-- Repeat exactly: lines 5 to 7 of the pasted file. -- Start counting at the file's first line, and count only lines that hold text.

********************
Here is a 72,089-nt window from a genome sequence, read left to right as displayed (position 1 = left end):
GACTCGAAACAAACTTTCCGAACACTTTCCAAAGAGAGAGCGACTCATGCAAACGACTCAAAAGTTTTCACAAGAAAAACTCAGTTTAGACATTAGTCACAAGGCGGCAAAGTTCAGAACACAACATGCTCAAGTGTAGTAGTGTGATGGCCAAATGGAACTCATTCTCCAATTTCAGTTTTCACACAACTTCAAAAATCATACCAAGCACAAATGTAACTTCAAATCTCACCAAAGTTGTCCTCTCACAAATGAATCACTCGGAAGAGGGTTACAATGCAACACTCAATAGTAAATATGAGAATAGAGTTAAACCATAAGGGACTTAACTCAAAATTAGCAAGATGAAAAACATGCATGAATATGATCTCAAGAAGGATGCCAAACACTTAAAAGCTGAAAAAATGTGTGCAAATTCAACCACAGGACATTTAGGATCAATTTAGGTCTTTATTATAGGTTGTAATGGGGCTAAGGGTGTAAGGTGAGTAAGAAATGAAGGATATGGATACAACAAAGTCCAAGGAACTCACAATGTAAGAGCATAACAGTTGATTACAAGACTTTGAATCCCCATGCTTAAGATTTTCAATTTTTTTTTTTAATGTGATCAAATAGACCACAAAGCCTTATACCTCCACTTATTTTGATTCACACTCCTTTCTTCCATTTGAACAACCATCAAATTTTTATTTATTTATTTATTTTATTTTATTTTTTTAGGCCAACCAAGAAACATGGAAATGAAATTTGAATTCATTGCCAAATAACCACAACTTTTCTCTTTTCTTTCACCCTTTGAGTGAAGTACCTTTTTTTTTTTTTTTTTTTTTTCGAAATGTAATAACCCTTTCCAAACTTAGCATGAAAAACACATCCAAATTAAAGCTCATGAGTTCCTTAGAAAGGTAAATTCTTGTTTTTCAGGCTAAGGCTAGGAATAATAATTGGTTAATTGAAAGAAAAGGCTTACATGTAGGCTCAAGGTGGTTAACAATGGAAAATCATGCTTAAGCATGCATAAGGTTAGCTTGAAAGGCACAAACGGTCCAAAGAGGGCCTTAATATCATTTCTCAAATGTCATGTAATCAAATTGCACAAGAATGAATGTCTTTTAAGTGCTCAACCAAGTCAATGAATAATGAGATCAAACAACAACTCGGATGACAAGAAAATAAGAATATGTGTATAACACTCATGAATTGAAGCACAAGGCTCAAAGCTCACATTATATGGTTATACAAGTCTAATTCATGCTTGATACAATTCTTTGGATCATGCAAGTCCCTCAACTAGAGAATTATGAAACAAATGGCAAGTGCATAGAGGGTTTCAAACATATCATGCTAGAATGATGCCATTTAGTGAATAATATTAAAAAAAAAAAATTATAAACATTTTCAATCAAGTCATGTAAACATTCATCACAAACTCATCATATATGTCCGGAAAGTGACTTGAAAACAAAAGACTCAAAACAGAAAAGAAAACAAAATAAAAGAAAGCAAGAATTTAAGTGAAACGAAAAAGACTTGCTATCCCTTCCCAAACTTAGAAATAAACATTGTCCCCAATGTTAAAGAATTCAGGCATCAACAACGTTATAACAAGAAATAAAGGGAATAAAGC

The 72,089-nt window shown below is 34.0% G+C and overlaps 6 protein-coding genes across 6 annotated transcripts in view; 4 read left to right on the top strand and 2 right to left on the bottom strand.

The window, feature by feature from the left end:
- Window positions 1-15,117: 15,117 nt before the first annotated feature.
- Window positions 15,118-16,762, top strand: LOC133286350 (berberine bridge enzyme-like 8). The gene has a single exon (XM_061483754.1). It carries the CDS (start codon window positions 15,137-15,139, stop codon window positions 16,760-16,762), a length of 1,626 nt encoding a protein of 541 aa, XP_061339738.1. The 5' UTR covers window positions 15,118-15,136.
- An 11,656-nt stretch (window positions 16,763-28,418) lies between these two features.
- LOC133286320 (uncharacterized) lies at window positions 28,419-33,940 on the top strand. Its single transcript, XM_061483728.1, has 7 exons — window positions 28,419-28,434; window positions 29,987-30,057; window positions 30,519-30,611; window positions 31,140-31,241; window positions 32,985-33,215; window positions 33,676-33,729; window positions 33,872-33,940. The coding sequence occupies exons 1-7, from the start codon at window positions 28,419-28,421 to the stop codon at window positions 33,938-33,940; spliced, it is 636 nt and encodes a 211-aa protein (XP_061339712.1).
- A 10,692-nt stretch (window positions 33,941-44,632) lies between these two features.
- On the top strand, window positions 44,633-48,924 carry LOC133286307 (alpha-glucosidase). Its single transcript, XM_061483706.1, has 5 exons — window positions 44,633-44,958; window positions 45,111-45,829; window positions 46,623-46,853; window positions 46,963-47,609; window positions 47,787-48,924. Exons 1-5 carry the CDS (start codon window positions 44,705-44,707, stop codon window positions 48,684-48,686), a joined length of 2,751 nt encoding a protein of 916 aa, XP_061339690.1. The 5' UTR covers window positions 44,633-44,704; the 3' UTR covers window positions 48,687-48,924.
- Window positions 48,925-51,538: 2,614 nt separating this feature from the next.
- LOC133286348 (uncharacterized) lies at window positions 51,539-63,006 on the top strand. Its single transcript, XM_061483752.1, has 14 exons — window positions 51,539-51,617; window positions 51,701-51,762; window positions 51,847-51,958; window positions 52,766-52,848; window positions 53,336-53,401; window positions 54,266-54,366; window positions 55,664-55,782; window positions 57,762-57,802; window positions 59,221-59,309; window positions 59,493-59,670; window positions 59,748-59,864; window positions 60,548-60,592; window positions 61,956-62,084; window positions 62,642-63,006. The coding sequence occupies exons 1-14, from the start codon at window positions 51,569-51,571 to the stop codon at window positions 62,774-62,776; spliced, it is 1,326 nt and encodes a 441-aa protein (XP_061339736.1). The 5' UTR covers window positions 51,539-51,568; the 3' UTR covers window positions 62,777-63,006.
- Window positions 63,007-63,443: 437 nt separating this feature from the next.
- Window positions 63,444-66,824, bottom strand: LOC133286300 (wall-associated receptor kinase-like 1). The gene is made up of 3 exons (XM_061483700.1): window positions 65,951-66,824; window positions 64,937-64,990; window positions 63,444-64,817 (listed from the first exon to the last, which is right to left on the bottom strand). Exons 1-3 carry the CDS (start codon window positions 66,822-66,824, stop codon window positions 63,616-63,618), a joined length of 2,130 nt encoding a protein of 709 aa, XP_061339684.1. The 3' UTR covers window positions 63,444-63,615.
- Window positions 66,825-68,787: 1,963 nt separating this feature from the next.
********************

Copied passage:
- Window positions 1-15,117: 15,117 nt before the first annotated feature.
- Window positions 15,118-16,762, top strand: LOC133286350 (berberine bridge enzyme-like 8). The gene has a single exon (XM_061483754.1). It carries the CDS (start codon window positions 15,137-15,139, stop codon window positions 16,760-16,762), a length of 1,626 nt encoding a protein of 541 aa, XP_061339738.1. The 5' UTR covers window positions 15,118-15,136.
- An 11,656-nt stretch (window positions 16,763-28,418) lies between these two features.